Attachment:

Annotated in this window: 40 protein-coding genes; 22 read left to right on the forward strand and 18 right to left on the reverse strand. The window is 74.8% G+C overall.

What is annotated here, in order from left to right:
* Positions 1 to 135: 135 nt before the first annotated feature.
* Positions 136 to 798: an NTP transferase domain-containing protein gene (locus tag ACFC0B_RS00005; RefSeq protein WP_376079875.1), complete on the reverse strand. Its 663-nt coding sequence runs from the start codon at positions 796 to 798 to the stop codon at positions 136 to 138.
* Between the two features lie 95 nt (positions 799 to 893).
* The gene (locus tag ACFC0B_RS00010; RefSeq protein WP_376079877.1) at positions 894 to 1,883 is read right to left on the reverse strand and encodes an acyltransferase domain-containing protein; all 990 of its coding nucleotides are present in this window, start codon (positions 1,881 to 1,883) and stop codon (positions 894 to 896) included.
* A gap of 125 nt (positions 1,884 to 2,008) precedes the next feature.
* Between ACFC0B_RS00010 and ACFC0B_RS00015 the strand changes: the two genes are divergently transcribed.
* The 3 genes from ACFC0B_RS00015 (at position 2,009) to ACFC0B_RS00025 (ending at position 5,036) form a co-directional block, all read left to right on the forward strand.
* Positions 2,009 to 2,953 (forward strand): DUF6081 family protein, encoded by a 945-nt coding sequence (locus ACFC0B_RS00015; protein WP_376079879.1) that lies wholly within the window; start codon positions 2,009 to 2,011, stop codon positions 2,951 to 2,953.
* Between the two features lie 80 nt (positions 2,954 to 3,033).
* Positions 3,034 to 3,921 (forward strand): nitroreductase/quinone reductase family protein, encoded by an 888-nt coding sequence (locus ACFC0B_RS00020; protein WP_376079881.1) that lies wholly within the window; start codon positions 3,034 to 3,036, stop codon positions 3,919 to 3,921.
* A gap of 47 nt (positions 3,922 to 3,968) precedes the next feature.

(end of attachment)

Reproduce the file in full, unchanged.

Annotated in this window: 40 protein-coding genes; 22 read left to right on the forward strand and 18 right to left on the reverse strand. The window is 74.8% G+C overall.

What is annotated here, in order from left to right:
* Positions 1 to 135: 135 nt before the first annotated feature.
* Positions 136 to 798: an NTP transferase domain-containing protein gene (locus tag ACFC0B_RS00005; RefSeq protein WP_376079875.1), complete on the reverse strand. Its 663-nt coding sequence runs from the start codon at positions 796 to 798 to the stop codon at positions 136 to 138.
* Between the two features lie 95 nt (positions 799 to 893).
* The gene (locus tag ACFC0B_RS00010; RefSeq protein WP_376079877.1) at positions 894 to 1,883 is read right to left on the reverse strand and encodes an acyltransferase domain-containing protein; all 990 of its coding nucleotides are present in this window, start codon (positions 1,881 to 1,883) and stop codon (positions 894 to 896) included.
* A gap of 125 nt (positions 1,884 to 2,008) precedes the next feature.
* Between ACFC0B_RS00010 and ACFC0B_RS00015 the strand changes: the two genes are divergently transcribed.
* The 3 genes from ACFC0B_RS00015 (at position 2,009) to ACFC0B_RS00025 (ending at position 5,036) form a co-directional block, all read left to right on the forward strand.
* Positions 2,009 to 2,953 (forward strand): DUF6081 family protein, encoded by a 945-nt coding sequence (locus ACFC0B_RS00015; protein WP_376079879.1) that lies wholly within the window; start codon positions 2,009 to 2,011, stop codon positions 2,951 to 2,953.
* Between the two features lie 80 nt (positions 2,954 to 3,033).
* Positions 3,034 to 3,921 (forward strand): nitroreductase/quinone reductase family protein, encoded by an 888-nt coding sequence (locus ACFC0B_RS00020; protein WP_376079881.1) that lies wholly within the window; start codon positions 3,034 to 3,036, stop codon positions 3,919 to 3,921.
* A gap of 47 nt (positions 3,922 to 3,968) precedes the next feature.